1) As mentioned above, these are usually two-part questions and often at least one of the paired questions requires a more general “full” review of the content to really soak it all in and comprehend it. It is advisable to flag Drug Ad and Research Abstract questions and only do them at the end because an examinee could get stuck in one and then ultimately run out of time for other questions in the block. Remember: these questions are designed to often take longer than other question styles. Remember also that when flagging a question that you intend to re-evaluate, you should also choose a default answer choice (say ‘B’ or ‘C’) so that if you do in fact run out of time and don’t get back to the question, you haven’t left the question unanswered. There are no penalties for guessing and if no answer is selected you are 100% certain to get the question wrong.
2) As with all other question styles on standardized medical board exams, I still absolutely recommend reading the interrogative (aka “the stem”) and answer options first (and whatever 1-3 brief sentences that frequently accompany the stem for these two specific question styles). This is because on occasion the stem might be asking a very direct and simple question, such as “What was the number needed to treat for the new drug per this study trial abstract?”. This sort of question is purely a biostats calculation question at heart and so in such a case one would know to quickly find the specific pieces of data in the ad or abstract that is necessary to do the calculation (namely, all one would need to find is just the absolute difference in risk percent for control vs intervention groups, take the inverse of that percent as a decimal, and presto!). Simply put, there are times when reading the stem first puts the examinee in a position to really save a lot of time (time that can then be better spent on other difficult questions in the block). Even if one does not find themselves so lucky after reading the stem, having the stem in mind will often guide the examinee as they review the provided information in the Drug Ad or Research Abstract. A great example of this would be a stem asking “What type of bias most likely contributed to these study findings?”. After reading that, the examinee’s mind is now very much clued in to actively sniff out any possible bias sources as they review the information the first time, rather than having to likely peruse back through the ad or abstract for a second time.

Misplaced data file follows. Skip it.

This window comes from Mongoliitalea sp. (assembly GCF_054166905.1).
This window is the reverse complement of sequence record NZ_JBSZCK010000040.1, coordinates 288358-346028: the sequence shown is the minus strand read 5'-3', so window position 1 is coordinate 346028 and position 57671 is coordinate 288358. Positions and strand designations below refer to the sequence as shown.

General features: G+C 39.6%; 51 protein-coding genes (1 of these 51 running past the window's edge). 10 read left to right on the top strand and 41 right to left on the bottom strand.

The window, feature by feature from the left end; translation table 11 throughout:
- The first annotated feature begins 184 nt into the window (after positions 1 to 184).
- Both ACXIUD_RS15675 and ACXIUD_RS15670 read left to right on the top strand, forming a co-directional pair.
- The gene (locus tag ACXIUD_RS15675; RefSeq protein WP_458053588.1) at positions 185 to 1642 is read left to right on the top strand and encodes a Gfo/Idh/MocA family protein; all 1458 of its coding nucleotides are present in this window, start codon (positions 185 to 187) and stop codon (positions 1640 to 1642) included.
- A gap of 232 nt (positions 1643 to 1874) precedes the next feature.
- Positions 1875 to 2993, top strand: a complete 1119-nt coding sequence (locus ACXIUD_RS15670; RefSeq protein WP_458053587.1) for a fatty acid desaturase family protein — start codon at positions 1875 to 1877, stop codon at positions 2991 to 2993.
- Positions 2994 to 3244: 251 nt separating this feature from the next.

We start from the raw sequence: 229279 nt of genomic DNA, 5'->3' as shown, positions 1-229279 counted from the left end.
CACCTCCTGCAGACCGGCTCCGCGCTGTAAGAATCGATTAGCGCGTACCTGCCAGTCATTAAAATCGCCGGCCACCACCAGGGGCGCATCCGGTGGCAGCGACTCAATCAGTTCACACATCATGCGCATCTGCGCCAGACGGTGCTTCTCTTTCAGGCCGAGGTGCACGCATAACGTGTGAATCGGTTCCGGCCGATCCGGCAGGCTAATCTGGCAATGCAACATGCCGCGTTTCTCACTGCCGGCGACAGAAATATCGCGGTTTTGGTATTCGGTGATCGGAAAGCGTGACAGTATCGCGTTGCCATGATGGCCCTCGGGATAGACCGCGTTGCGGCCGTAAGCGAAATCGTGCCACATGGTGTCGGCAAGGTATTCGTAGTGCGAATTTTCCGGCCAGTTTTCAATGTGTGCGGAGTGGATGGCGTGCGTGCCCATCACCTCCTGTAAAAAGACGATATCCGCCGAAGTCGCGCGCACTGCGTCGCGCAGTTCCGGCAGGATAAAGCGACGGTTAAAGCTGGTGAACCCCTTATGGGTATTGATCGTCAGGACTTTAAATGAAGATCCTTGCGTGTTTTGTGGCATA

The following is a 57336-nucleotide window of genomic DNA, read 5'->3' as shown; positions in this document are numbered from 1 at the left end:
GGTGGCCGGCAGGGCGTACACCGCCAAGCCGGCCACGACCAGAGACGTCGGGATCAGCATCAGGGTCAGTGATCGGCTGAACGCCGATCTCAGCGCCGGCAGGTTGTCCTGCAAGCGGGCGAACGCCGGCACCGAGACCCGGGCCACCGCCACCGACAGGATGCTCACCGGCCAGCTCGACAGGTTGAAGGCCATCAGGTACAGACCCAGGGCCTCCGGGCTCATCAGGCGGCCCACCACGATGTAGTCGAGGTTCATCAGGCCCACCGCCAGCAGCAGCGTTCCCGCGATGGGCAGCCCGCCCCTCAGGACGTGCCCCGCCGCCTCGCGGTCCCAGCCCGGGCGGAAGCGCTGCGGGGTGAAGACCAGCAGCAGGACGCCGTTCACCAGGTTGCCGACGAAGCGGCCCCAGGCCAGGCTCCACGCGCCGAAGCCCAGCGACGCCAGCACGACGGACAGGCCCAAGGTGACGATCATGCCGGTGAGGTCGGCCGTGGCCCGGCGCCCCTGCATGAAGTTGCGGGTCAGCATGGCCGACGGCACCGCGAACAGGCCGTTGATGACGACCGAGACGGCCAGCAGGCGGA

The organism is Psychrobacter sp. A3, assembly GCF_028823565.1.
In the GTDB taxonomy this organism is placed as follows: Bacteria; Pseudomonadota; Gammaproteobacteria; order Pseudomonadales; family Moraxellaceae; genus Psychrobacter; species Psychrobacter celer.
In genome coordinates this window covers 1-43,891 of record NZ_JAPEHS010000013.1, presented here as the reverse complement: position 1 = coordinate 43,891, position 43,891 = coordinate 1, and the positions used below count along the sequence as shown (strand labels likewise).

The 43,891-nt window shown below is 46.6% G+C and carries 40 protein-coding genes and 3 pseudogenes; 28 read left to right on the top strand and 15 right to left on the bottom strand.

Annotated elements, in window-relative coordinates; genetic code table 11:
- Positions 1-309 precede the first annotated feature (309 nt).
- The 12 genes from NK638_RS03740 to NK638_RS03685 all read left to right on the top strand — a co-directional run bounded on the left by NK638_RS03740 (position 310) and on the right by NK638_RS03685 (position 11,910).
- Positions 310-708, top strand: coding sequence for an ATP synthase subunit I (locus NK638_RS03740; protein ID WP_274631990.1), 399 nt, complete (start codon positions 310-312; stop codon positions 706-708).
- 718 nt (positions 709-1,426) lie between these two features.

3) One thing to be very careful about with Drug Ad and Research Abstract questions are answer options that are non sequiturs. For example, the question stem might be “Which of the following conclusions can best explain these results?”. In such a case, it is very common for all of the answer options to be factually correct standalone statements, but of course only one option actually addresses the question stem as actually stated (as opposed to being a tangential or random non sequitur… ex: “What color is the sky? Non sequitur answer: the grass is green”). This trend requires careful reading of both the stem sentence and all answer options to find the one best answer; selecting and locking in the first “true-sounding” answer option on the list is the pitfall here for which the exam writers are presumably gunning.
Drug Ad and Research Abstract questions have found a home on the USMLE Step exams because they assess practical medical and biostatistical skills that are considered essential for the general practice of the physician. Whether it is the latest copy of a guideline-redefining clinical trial in a medical journal or a sleek pamphlet from a pharmaceutical representative that finds its way onto the desk of a practicing physician, deconstruction and interpretation of published study findings is an inextricable component of the modern medical profession in all levels and settings of care.